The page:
Knowledgebase

Sort by:
Traditional Bounce Codes When you add the Email Invalid Cause to display as a Column to any of your Deliverability Smartlists, you will see a code value, and potentially a suffix as well, to help you understand the reason for the Bounce.   Codes in the 400 range are generally Soft Bounces Codes in the 500 range are generally Hard Bounces Mail server administrators can create custom messages that accompany bounce codes Code Explanation 250 Mail accepted by receiving network 421 <domain> Service not available, closing transmission channel 450 Requested mail action not taken: mailbox unavailable (e.g., mailbox busy) 451 Requested action aborted: error in processing 452 Requested action not taken: insufficient system storage 500 The server could not recognize the command due to a syntax error. 501 A syntax error was encountered in command arguments. 502 This command is not implemented. 503 The server has encountered a bad sequence of commands. 504 A command parameter is not implemented. 550 User’s mailbox was unavailable (such as not found) 551 The recipient is not local to the server. 552 The action was aborted due to exceeded storage allocation. 553 The command was aborted because the mailbox name is invalid. 554 The transaction failed for some unstated reason.     Enhanced Bounce Codes If a suffix appears after one of the codes above, it is an enhanced Bounce code Mail server administrators can crate custom messages that accompany bounce codes   Code Explanation 5.0.0 Address does not exist 5.1.0 Other address status 5.1.1 Bad destination mailbox address 5.1.2 Bad destination system address 5.1.3 Bad destination mailbox address syntax 5.1.4 Destination mailbox address ambiguous 5.1.5 Destination mailbox address valid 5.1.6 Mailbox has moved 5.1.7 Bad sender’s mailbox address syntax 5.1.8 Bad sender’s system address 5.2.0 Other or undefined mailbox status 5.2.1 Mailbox disabled, not accepting messages 5.2.2 Mailbox full 5.2.3 Message length exceeds administrative limit. 5.2.4 Mailing list expansion problem 5.3.0 Other or undefined mail system status 5.3.1 Mail system full 5.3.2 System not accepting network messages 5.3.3 System not capable of selected features 5.3.4 Message too big for system 5.4.0 Other or undefined network or routing status 5.4.1 No answer from host 5.4.2 Bad connection 5.4.3 Routing server failure 5.4.4 Unable to route 5.4.5 Network congestion 5.4.6 Routing loop detected 5.4.7 Delivery time expired 5.5.0 Other or undefined protocol status 5.5.1 Invalid command 5.5.2 Syntax error 5.5.3 Too many recipients 5.5.4 Invalid command arguments 5.5.5 Wrong protocol version 5.6.0 Other or undefined media error 5.6.1 Media not supported 5.6.2 Conversion required and prohibited 5.6.3 Conversion required but not supported 5.6.4 Conversion with loss performed 5.6.5 Conversion failed 5.7.0 Other or undefined security status 5.7.1 Delivery not authorized, message refused 5.7.2 Mailing list expansion prohibited 5.7.3 Security conversion required but not possible 5.7.4 Security features not supported 5.7.5 Cryptographic failure 5.7.6 Cryptographic algorithm not supported 5.7.7 Message integrity failure   Not all mail servers adhere to these standards.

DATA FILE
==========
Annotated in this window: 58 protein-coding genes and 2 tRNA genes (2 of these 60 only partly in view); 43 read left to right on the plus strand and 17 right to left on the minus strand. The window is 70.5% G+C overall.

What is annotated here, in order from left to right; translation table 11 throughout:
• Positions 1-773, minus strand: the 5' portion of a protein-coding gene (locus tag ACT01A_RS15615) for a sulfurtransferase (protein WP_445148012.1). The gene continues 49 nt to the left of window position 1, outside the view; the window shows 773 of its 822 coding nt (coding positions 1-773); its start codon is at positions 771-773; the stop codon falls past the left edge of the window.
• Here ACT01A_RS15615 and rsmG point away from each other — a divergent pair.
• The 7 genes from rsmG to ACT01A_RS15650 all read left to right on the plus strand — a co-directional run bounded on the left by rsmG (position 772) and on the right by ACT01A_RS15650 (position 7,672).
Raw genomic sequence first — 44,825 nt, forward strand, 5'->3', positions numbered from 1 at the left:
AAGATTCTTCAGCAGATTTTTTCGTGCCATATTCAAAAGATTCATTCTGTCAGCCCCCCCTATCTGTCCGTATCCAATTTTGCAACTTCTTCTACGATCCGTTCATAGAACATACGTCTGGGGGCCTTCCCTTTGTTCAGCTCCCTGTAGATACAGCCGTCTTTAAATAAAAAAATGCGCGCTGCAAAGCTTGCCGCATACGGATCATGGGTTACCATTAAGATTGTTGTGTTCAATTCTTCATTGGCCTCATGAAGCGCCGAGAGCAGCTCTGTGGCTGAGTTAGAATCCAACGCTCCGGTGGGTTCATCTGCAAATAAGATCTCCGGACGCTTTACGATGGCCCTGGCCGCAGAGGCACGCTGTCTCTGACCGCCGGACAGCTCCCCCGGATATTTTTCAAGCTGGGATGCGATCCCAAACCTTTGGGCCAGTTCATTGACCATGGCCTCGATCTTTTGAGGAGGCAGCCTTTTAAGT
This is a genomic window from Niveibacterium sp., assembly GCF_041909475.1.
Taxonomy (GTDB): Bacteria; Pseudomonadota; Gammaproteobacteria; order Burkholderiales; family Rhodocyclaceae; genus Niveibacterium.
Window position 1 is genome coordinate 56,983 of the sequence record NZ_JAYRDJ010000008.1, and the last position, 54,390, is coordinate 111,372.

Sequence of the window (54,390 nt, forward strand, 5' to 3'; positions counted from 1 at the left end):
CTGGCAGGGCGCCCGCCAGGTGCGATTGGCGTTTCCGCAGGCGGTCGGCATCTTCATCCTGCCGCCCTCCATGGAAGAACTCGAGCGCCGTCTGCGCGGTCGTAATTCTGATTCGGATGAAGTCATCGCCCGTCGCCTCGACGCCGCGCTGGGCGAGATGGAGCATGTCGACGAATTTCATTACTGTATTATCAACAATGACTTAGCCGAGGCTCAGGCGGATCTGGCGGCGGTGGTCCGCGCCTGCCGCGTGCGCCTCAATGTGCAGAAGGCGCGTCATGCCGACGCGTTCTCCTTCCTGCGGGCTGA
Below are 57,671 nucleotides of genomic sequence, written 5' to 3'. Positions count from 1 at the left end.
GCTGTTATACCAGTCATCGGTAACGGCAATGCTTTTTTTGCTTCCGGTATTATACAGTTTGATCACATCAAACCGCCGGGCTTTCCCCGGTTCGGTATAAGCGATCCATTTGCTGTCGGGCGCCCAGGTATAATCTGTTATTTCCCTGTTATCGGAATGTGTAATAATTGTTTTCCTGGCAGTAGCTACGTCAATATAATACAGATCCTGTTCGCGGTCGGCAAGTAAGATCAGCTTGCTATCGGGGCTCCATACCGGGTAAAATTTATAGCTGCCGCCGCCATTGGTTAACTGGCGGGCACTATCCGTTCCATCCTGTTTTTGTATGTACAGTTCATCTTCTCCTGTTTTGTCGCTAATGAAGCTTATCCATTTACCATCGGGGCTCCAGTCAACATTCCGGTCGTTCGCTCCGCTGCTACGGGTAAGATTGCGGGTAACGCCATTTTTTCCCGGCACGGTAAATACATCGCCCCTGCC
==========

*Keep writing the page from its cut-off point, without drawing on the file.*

View full article
Processing feedback from the blacklists is a manual process for Marketo’s Privacy team. While we try to get the reports out to you on a daily basis, sometimes we get back logged and notifications may not go out the same day that you triggered the blacklist.   But not to worry: most blacklists are dynamic, meaning that they resolve themselves after a given time period or when email statistics improve. Typically blacklist issues are resolved after 24 hours, so chances are you are not still being blacklisted.   Still, you need to complete the blacklist remediation program to identify the source of the problem and ensure that this doesn’t happen again. While most blacklist issues resolve themselves, they can have a noticeable impact on deliverability. Furthermore, being blacklisted is an indication that you have a problematic data source in your lists that could lead to even bigger deliverability problems.   For a quick run down of the blacklists that our customers run into trouble with the most, visit our Top Blacklists article.   Additional resources: Blacklists: Frequently Asked Questions Blacklists: Frequently Asked Questions
View full article